The men’s NCAA basketball tournament returned with a bang after a one-year hiatus, and emotion around the competition is high. On the court, most of the games display impassioned—albeit often sloppy—basketball that ended championship dreams for a few highly-ranked schools on the first weekend of play.
Off the court, the excitement from fans matches the intensity shown by the players.
Nothing elicits an extreme fan reaction like a March Madness upset. When you combine the emotions of anger and disappointment with a veil of anonymity created by social media, you see just how ugly some basketball fans can get.
Fan reactions to the upset of the 2-seed Ohio State Buckeyes are the perfect example of how ugly social media can get.
Fans expected the 2020-2021 Ohio State Buckeyes to make a deep run before the tournament. According to a Tom Carpenter ESPN article, the Buckeyes were the sixth-most selected tournament winner on ESPN’s Tournament Challenge as 3.5 percent of brackets selected Ohio State as their eventual champion.
Expectations were through the roof for this Ohio State team, so it was a big letdown for Buckeye believers when they fell to 15-seed Oral Roberts in the round of 64.
After the game, fans took to Twitter and Instagram to voice their frustrations.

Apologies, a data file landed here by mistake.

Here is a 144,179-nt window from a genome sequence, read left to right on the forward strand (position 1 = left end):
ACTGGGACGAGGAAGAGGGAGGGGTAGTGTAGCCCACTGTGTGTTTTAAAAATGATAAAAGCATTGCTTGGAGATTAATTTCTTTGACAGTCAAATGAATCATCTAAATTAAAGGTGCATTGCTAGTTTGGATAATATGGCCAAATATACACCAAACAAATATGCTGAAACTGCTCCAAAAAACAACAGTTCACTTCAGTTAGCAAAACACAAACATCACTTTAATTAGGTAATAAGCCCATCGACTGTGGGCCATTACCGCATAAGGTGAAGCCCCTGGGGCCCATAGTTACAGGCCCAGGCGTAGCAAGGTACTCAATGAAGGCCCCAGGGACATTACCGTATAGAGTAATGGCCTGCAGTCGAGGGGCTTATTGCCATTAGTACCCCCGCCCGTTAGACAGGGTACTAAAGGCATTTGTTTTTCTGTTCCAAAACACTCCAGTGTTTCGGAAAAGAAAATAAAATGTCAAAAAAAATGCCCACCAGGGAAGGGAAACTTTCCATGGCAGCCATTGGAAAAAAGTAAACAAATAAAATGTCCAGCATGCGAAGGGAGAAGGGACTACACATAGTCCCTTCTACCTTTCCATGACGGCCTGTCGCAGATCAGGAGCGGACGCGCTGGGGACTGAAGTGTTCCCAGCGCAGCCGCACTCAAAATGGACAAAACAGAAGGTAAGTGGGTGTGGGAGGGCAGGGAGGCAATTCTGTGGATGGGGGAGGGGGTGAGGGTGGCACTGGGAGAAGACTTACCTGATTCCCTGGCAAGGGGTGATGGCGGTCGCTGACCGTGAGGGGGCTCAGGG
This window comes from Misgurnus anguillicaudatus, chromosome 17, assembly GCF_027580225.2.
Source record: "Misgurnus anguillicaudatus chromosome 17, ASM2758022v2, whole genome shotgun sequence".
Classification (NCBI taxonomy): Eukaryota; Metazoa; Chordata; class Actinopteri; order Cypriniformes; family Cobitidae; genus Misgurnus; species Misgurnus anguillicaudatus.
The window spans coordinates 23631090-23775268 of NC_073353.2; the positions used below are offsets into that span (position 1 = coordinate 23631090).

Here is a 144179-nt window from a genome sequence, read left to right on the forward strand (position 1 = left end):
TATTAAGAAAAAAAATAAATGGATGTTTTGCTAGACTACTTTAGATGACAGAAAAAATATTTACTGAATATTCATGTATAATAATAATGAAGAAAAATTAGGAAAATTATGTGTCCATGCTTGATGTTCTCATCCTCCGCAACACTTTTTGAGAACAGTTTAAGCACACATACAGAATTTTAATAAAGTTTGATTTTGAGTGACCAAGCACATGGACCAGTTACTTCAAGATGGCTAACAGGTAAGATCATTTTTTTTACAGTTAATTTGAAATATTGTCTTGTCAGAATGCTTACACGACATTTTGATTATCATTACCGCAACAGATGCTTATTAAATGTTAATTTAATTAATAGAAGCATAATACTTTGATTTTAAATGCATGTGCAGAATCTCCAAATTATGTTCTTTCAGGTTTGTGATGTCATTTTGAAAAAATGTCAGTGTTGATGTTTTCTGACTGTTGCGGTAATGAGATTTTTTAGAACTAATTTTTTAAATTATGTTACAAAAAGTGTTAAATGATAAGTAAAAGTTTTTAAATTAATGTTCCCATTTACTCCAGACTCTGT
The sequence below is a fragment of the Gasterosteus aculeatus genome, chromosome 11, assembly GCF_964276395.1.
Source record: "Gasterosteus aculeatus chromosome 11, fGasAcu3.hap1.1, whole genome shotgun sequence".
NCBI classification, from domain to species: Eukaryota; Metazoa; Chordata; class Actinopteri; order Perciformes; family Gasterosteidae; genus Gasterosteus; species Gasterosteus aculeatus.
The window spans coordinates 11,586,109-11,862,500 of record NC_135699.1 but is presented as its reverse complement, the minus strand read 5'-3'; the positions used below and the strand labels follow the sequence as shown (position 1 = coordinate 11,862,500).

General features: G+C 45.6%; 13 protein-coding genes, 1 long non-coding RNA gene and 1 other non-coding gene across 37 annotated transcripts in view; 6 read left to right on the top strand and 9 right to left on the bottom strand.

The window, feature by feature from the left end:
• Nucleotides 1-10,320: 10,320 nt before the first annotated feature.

Buckeyes forward E.J. Liddell used his personal experience to shine a light on the hateful messages he received after the loss. The messages Liddell shared were a showcase of how the negative side of social media intertwines with sports.
Many of the comments I had seen online were from accounts with hardly recognizable profile pictures or names. People with their own free time and without the threat of accountability for their words project themselves directly to an athlete in the public eye thanks to social media.
This level of access to athletes has not been around long, so most of the negative effects on players we witness firsthand through statements like those of E.J. Liddell.
The player reactions to the negative fan talk inspired me to write this because in sports—and especially college sports—fans tend to neglect that PEOPLE play sports. It is unfair for fans to add extra pressure to student-athlete lives with disrespectful and hateful rhetoric. Student-athletes are playing under heightened stressors and restrictions due to the pandemic. Inflammatory responses by upset fans take on a higher level of unacceptability due to the circumstances.
Fair criticism of play on the floor is always fair game, but attacking players and coaches just because you’re upset and know you won’t have consequences for your actions has no place in sports. It is up to sensible fans to remind the people close to us that channeling your anger toward someone you don’t know personally for anything, especially a sporting event, is an immature act that only takes away from the enjoyment of the game.